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OPINION

Straying Sheep, Saving Shepherd

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AP Photo/Sicomunicazione

This week, we remember the event of Jesus's death on a Roman cross over 2,000 years ago. Even centuries before the events of our Lord's trials, suffering, death, and burial, the prophet Isaiah documented Jesus's death in Isaiah 53. Isaiah, before crucifixion was practiced, wrote that this horrific punishment would be how the Suffering Servant would pay for our sins, noting that He would be scourged and pierced in verse five – the very things that happened to the Savior on Good Friday.

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And in verse six, Isaiah gives us a fresh and unique perspective on the death of Jesus: "All of us like sheep have gone astray. Each of us has turned to his own way; But the Lord has caused the iniquity of us all to fall on Him." We see ourselves in this passage as wandering sheep, and we observe Jesus, the Servant of the Lord, as the shepherd who dies for His sheep.

We are described in the first part of the verse as straying sheep. The imagery of sheep is not a flattering picture. Sheep are not known for being wise, easy, strong, or impressive. Sheep, in fact, suffer from several fears that can lead them into all kinds of trouble. They are also stubborn and willful, and it is not uncommon for sheep to go astray.

W. Phillip Keller, in his book, "A Shepherd Looks at Psalm 23," tells the story of one particularly stubborn sheep he had in his time as a Middle Eastern shepherd. He named this sheep Mrs. Gadabout because she was always straying. Mrs. Gadabout was never content with what her shepherd provided; and no matter what field or pasture they were in, she would walk along the fence line always looking for a way to get to the other side, to the other pasture, or to an area she ought not be. The ironic thing was that whenever Mrs. Gadabout was able to find a loophole through which to crawl, she would usually find herself grazing in burned, barren, dry grass – rather than the lush green grass that was provided for her. Mrs. Gadabout was not only a straying sheep, constantly seeing the grass as greener on the other side; but she would teach others to follow her lead, so that Keller would have to wrangle multiple sheep who also slipped away, straying into some other shepherd's field.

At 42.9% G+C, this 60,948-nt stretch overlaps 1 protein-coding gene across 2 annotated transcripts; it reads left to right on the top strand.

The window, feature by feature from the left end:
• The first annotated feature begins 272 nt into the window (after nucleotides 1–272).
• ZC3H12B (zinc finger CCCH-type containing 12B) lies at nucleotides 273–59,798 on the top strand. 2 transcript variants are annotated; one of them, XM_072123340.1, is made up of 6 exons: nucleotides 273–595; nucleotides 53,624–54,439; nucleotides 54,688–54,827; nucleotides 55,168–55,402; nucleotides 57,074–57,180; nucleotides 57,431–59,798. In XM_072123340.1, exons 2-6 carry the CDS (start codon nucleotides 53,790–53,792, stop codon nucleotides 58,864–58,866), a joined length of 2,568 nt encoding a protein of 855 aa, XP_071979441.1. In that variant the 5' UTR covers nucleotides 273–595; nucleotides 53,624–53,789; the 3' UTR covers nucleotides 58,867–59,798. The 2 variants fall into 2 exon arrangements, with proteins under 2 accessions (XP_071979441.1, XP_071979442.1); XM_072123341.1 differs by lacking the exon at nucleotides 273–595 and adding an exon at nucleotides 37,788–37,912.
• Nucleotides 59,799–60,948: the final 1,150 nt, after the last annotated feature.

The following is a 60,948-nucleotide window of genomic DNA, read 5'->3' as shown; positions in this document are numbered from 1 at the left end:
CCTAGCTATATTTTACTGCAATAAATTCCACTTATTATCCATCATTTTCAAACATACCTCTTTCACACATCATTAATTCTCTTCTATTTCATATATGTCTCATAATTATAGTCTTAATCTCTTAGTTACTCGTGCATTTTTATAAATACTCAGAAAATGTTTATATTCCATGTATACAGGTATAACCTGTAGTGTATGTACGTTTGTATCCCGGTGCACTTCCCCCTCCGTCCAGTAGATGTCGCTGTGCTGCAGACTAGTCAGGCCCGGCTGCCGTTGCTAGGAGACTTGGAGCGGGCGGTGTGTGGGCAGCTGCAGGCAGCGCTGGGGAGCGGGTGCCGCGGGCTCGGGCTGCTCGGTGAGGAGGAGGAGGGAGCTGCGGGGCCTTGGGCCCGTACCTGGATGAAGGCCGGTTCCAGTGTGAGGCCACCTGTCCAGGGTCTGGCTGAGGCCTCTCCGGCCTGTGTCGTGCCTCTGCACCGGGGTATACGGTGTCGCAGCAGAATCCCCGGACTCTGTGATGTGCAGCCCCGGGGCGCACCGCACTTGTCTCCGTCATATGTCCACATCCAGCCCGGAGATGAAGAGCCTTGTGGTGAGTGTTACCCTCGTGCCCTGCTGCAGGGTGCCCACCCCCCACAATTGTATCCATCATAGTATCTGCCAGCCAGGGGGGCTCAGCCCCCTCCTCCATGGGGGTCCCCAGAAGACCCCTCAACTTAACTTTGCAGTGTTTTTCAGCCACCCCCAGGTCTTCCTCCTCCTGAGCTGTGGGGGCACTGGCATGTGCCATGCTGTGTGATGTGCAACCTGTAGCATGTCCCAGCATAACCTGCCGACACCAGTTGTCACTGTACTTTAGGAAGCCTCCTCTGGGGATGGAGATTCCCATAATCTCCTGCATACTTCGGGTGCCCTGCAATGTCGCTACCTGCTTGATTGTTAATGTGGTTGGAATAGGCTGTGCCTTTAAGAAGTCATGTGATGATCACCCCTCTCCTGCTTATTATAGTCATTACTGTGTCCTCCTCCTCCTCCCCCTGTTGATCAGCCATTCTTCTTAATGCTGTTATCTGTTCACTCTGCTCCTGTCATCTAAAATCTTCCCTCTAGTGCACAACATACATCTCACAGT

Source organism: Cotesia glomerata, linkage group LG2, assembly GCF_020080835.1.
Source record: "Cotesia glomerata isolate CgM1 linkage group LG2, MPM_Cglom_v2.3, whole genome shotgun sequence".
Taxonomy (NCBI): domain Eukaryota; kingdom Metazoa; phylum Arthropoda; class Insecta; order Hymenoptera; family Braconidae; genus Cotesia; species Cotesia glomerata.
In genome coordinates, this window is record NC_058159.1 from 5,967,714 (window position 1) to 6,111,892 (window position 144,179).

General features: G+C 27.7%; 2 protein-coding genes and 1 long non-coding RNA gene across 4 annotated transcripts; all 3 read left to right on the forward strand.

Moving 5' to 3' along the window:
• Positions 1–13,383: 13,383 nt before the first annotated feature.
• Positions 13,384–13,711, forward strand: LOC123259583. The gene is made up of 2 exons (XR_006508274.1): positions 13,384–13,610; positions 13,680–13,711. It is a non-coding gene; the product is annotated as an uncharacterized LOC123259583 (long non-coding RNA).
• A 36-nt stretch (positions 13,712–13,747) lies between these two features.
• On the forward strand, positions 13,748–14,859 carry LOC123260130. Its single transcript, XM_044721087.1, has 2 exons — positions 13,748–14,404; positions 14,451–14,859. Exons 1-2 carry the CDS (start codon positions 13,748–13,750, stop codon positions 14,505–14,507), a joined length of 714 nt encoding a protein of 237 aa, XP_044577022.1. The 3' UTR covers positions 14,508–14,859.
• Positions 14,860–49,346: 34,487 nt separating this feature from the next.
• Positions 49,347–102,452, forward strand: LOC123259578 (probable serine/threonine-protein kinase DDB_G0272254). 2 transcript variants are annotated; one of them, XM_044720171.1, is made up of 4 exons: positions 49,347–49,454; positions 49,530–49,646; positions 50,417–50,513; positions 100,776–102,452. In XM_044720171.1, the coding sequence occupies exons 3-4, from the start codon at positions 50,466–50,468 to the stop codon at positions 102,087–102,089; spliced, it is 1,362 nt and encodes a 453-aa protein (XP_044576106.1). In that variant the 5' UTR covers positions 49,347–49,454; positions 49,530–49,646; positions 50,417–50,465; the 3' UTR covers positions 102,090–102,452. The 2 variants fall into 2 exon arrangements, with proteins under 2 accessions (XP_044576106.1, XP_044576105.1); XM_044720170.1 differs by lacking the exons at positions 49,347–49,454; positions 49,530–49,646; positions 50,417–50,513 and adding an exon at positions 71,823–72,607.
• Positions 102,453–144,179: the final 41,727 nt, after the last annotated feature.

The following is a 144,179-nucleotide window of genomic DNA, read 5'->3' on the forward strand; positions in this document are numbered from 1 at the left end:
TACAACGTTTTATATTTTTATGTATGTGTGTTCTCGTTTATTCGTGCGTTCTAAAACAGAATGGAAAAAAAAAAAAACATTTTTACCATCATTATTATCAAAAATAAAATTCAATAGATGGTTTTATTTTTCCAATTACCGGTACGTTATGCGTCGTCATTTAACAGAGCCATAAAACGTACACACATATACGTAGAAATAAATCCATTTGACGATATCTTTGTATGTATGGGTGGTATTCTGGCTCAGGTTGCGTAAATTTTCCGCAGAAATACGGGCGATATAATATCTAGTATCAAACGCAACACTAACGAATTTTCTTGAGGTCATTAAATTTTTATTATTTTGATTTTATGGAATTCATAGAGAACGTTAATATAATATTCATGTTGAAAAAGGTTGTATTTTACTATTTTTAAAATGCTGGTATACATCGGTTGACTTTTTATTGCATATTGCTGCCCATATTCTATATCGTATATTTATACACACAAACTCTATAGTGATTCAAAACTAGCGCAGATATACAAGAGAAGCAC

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This is the picture painted in Isaiah 53:6.

We are all by nature Mrs. Gadabout. We should be content with the things the Lord has provided, and we should be delighted to feast in His pastures. But sin deceives us all, and we look out at the other pastures, burned and barren as they are; and we are convinced that only if we could go astray and wander away, we would be happy.

And that is precisely what we do. We each turn to our own way, rather than following the way of our shepherd.

The Bible calls this straying sin. It is to fall short of the glory of God; to carve out our own way rather than to follow God's way; to see God as the oppressor, the one keeping us from what is fun or good or exciting; and to wander from His care; or to violate His law in the same way that a sheep violates the boundaries of the shepherd when it crosses the fence line into another field.

We transgress the law of God, and we put ourselves under His judgment. It is not uncommon in the aforementioned instances that if the sheep is particularly stubborn, the shepherd has no recourse other than to put it down because it becomes not only a danger to itself but a danger to the rest of the sheep who follow it. In fact, this particular sheep met just such a sorrowful end.

This is the very end we deserve because of our sin and transgression because we have gone astray and turned aside from our shepherd, going our own way. But the glorious reality for straying sheep is that there is a saving shepherd.

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That is what the end of verse six is all about. Here we see that the proper and fitting response of any shepherd to such a straying sheep is that the sheep would pay the consequence for its repeated and continuous rebellion. But in the case of God and His people, God sent His Son to bear our iniquity, and to pay the price of our straying, our sinning, and our rebellion.

Jesus picked up this imagery in John 10, where He called Himself the Good Shepherd and said that the Good Shepherd lays down His life for His sheep. Jesus sees our plight; He sees our danger; He sees that we are on the precipice of destruction forever for our sins – and as the Good Shepherd, He lays down His life to save us.

Isaiah 53 makes it clear that when Jesus lays down His life for His sheep, God places the iniquity of us all on His Son. That means that what we deserved for our sinning is no longer upon us, but upon Christ. Our very sins themselves are placed on Christ on the cross so that He bears our sins and the full punishment they deserve.

This is the good news of the gospel of Jesus Christ: We are sinners who have strayed and gone our own way, which means we deserve God's judgment. But Jesus, the Good Shepherd, came, and He died in our place, taking our punishment so that through His life, death, and resurrection, we have peace with God, forgiveness of sins, and eternal life.

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If you have not repented and turned away from your sins to trust in Jesus Christ, then today is the day He calls you to do so. But if you have believed in Jesus Christ, then He has brought you home to His pasture; He has saved you from death by dying in your place, and you have eternal life with Him.

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